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Risk of trick-or-treaters being killed by a car: Twice as high on Halloween

October 29, 2013 by Steven M. Gursten

Top 10 Halloween safety tips on preventing pedestrian accidents

I have two little ones, and my family’s favorite holiday is Halloween. But the injury attorney in me always experiences anxiety on Halloween night – and not from the ghouls and goblins.

The reason, and I say this not to scare parents (sorry about the pun), is because there are so many children who are hit by cars on Halloween.  In fact, the risk of a child being killed by a driver is twice as high on Halloween than it is on other nights, according to Safe Kids World Wide.

With the risk of a pedestrian-car accident so high on Halloween,  I want to remind all drivers – and the parents of all trick-or-treaters – to slow down in neighborhoods.  You have to be especially vigilant and defensive if you elect to drive in neighborhoods with kids  running from house to house with their pillowcases full of candy.

There are many Halloween safe driving tips. Take your time and remain especially focused on driving.  Do not text and drive, talk on the phone or do anything that causes additional distractions behind the wheel. Remind your loved ones and everyone you know to drive more carefully on Halloween too.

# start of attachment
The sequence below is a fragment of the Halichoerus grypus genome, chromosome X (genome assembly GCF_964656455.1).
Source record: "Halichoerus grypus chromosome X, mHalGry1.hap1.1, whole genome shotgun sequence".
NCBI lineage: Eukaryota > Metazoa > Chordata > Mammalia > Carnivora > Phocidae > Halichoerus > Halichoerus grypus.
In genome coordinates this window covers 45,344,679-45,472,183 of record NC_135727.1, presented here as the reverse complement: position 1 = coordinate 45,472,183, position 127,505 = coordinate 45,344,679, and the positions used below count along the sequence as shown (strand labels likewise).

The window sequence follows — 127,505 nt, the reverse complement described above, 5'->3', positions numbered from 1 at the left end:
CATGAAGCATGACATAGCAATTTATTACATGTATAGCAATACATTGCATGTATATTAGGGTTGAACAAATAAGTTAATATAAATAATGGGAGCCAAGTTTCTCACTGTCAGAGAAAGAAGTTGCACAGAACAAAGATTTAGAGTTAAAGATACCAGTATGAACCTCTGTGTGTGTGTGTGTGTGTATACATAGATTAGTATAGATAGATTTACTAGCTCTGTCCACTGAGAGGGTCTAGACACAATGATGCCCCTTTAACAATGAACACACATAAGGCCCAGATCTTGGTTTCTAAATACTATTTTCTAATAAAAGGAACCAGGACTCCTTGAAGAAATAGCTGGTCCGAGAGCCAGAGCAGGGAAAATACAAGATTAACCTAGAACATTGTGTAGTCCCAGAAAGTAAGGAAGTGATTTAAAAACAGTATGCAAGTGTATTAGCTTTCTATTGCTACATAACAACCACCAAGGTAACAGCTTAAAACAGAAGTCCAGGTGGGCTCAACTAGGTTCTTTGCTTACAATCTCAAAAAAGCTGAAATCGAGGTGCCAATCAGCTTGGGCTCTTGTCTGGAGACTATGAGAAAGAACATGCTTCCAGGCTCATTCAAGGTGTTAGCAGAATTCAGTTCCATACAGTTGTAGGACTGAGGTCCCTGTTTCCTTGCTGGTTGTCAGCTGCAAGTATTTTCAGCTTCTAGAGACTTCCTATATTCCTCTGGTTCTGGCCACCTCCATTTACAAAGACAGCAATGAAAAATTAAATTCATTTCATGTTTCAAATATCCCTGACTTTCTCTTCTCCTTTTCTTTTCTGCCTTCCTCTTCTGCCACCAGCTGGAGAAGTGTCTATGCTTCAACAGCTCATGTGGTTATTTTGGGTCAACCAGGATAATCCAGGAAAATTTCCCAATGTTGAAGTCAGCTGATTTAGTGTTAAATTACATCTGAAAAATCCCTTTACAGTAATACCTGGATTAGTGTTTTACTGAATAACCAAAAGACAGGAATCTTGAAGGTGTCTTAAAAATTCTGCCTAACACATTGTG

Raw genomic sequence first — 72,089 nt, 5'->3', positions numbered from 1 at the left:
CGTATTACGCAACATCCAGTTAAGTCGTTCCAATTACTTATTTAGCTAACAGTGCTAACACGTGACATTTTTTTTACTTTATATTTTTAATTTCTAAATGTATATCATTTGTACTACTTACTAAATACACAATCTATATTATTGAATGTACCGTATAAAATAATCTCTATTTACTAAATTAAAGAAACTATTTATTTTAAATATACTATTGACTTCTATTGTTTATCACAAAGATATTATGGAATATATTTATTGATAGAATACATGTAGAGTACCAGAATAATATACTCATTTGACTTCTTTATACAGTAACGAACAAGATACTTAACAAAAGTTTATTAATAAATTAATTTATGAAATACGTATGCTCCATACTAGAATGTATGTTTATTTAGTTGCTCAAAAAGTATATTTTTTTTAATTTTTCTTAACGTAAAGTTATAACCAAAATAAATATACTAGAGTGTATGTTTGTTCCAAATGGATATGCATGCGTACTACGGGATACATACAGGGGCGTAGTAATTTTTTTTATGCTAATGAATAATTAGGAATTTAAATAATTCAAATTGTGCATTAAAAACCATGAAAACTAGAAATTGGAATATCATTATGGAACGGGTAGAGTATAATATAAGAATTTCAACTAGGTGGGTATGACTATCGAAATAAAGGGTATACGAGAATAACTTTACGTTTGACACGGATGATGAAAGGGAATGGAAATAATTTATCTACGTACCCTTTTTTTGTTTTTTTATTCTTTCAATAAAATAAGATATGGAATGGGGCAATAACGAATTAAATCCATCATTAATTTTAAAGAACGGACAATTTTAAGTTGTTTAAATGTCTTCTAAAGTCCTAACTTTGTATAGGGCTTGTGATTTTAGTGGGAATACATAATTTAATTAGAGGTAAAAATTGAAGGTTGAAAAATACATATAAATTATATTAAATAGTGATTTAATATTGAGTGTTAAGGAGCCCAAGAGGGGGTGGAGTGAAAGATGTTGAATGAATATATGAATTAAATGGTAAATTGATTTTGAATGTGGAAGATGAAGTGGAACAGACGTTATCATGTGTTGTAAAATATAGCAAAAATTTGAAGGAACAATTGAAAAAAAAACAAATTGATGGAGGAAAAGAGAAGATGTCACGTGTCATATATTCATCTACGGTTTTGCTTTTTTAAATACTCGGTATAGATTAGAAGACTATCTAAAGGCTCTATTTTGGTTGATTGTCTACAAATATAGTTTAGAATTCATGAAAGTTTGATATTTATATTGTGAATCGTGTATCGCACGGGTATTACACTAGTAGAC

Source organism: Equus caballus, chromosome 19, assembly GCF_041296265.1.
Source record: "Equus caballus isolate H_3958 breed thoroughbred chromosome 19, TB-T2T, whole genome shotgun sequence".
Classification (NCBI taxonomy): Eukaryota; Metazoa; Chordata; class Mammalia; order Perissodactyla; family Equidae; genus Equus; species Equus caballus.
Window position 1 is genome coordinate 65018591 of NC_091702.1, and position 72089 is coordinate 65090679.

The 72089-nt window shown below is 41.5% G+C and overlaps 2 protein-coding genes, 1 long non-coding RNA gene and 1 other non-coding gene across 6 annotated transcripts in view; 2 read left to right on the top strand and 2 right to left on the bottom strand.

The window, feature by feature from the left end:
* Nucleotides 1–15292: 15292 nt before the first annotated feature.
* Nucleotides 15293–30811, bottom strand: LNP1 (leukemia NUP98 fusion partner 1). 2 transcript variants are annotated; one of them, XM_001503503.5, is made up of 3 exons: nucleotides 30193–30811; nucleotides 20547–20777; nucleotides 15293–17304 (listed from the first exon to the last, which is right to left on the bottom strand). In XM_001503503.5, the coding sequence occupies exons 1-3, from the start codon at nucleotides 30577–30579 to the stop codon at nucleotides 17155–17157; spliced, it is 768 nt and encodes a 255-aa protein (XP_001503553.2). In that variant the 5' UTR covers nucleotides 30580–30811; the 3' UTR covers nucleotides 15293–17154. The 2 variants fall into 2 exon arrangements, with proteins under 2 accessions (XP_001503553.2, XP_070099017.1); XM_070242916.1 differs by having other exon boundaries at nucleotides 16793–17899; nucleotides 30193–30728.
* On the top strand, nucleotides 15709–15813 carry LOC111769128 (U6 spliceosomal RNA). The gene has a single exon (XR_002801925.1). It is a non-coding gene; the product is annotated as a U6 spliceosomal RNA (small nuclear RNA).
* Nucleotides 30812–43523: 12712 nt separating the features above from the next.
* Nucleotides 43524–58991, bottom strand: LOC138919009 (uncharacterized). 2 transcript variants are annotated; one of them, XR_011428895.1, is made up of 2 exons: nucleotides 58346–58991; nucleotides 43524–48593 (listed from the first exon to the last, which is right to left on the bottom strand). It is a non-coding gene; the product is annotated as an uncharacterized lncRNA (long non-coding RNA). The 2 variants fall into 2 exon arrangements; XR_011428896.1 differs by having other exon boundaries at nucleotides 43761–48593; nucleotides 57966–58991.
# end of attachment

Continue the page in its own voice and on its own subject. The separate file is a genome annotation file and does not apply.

Here are some pointers that will help your kids trick-or-treat safely this week:

  1. Accompany children. A parent or responsible adult should always accompany  children during their trick-or-treating rounds in the neighborhood.
  2. Wear bright, reflective costumes. Drivers can see kids coming better this way. Tip: Add reflective tape to costumes and trick-or-treat bags for better visibility.
  3. Stay on lighted streets. Stick to the sidewalk. Don’t run across yards or use the dark alleys.
  4. Don’t assume pedestrians have the right of way. If a driver doesn’t see a trick-or-treater, it doesn’t matter who had the right of way.
  5. Make sure the child can see through the costume. Masks and costumes can limit or even block eyesight. Think about using makeup and properly fitting hats instead, so children can see where they’re going.
  6. Flashlights. Make sure they have fresh batteries.
  7. Bring your cell phones. Give your kids cell phones in case of an emergency. Teach them to call 911 if they’re in danger or something suspicious happens.
  8. Stay in a group. A large group of children is easier for cars to see.
  9. Communicate. When children talk about their route, they’re more likely to stay together in a group.
  10. Cross the street safely. Cross as a group and use the cross walks.
  11. Be aware of your own driving. Turn your lights on, slow down and be cognizant of all of the extra children that will be running around.

Parents, please refer to this list when talking to your kids about Halloween safety.

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